So wild garlic season is in full flow and I have been making the most of it, pestos, pakora, soups, sourdough, kraut and this rather delicious leek and wild garlic kimchi!
Kimchi can be made with many veggies, traditionally it is napa cabbage and daikon radish, with lots of other flavouring ingredients including garlic, ginger and chilli. Traditional recipes include fish sauce or shrimp, some add rice flour and versions can range from hot to smoke coming out of your ears extremely hot!
Now I am a bit of a chilli wimp so never make my kimchi really hot and I also prefer to make mine vegan so no pungent fish sauce or baby fish for me.
Wild garlic, like all greens is extremely nutritious, packed with vitamins, minerals and polyphenols and it tastes really garlicky so its perfect for a kimchi!
I decided to add some leeks too, which are a fabulous prebiotic, and available in Scotland all year round.
So this kimchi is a fast ferment, ready in around 5 to 7 days, with a lovely flavour and pleasing texture.
You can make this as hot as you like by upping the amount of chilli powder you use.
I use Korean gochugaru chilli powder, which I buy online.
You can substitute chilli flakes and a tsp of paprika, but I'd use no more than 1 tablespoon, but I am a chilli wimp, so try it and adjust to your own taste preference.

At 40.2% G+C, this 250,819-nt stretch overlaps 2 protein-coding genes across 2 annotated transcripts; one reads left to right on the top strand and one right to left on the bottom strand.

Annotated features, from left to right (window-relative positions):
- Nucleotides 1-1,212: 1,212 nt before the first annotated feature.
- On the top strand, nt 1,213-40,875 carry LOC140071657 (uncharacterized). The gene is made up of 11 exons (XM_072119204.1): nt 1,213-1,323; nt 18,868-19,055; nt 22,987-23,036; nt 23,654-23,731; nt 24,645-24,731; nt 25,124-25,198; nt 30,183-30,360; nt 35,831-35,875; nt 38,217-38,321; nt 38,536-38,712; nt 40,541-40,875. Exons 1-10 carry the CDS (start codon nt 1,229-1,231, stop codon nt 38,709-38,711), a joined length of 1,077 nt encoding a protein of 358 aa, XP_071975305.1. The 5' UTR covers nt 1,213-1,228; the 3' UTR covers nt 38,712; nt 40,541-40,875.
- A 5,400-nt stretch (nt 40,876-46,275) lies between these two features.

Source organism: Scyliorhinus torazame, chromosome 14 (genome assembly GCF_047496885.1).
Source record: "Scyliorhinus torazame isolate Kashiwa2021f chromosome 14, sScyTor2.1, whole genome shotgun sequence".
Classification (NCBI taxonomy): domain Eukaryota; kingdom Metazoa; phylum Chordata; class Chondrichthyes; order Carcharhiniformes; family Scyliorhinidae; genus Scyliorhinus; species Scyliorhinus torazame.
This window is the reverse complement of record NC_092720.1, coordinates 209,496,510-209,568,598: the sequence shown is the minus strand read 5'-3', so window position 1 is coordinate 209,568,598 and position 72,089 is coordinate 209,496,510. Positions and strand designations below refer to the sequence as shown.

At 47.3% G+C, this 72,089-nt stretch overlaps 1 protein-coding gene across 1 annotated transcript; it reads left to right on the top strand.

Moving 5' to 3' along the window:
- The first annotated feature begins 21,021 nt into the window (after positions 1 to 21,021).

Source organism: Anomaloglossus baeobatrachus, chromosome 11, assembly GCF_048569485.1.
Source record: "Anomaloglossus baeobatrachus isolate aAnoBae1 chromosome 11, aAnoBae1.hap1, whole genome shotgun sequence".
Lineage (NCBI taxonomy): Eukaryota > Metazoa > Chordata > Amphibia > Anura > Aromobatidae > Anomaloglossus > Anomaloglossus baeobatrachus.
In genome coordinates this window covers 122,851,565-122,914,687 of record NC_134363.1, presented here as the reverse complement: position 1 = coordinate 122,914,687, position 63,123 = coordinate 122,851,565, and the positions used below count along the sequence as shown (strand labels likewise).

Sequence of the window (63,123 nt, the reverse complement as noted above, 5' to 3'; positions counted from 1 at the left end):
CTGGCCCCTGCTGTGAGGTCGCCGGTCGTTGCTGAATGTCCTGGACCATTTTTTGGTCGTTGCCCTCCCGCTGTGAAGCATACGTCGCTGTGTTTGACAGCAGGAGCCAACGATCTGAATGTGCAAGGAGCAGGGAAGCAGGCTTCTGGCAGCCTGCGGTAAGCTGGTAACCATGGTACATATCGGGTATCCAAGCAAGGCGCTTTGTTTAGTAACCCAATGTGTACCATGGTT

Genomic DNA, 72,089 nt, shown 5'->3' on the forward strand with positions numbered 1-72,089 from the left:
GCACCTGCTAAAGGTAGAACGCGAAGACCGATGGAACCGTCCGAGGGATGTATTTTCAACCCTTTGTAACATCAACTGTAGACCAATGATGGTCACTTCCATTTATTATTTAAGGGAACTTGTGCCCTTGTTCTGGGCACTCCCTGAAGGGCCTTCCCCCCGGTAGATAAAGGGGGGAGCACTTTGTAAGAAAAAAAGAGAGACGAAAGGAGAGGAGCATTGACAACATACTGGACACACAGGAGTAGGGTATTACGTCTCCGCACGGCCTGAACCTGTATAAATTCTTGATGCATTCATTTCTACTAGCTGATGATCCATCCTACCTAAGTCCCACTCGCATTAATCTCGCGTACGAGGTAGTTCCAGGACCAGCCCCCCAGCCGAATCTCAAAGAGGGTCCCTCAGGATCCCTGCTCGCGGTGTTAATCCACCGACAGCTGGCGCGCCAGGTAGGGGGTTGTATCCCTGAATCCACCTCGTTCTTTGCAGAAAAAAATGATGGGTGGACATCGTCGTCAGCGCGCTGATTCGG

So here is my simple recipe;
2 medium leeks, washed and finely sliced
A colander full of wild garlic, washed and sliced, around 200g
1 organic eating apple, grated
1 tablespoon of finely chopped or grated ginger
1 tsp himalyan fine salt or any natural salt
2 to 4 tablespoons gochugaru chilli powder
Add the sliced leeks and sliced wild garlic leaves and stalks to a large bowl, add the salt and massage and squeeze the leaves until you have some brine.
Add the grated apple, ginger and chilli powder and mix well with your hands. If you don't have much brine then cover the bowl with a tea towel and leave for an hour or so. The salt will continue to draw out water from the cell walls. Try some of the mix and adjust the amount of chilli to your taste.
Pack tightly into a 500ml glass clip top jar, pressing down tightly to remove any air pockets. There should be enough brine to cover the kimchi.
Add a weight to hold all the veggies under the brine.
A small plastic ziplock bag scrunched on top works well or the bottom end of a butternut squash trimmed to fit the top of the jar, or a glass fermenting weight if you have one.
The idea is just to keep the kimchi submerged in the brine while it is actively fermenting, to create a safe and anaerobic environment for the beneficial bacteria to work their magic!
Then just close the lid, and put a bowl underneath the jar, and leave at room temperature for around 7 days.
Taste then if you are happy with the flavour, then transfer to the fridge, where it will continue to improve.
Your kimchi should have a wee sour tang, with a ginger zing and heat from the chilli, a touch of sweetness from the apple, and an underlying leek, garlicky flavour.
Magic happens when beneficial bacteria and yeasts get to work, creating amazing umami flavour, and that unique fermenty tang!
Kimchi will keep for months in the fridge, allowing you to enjoy it, well after wild garlic season has finished!
🍃 Health educator🍃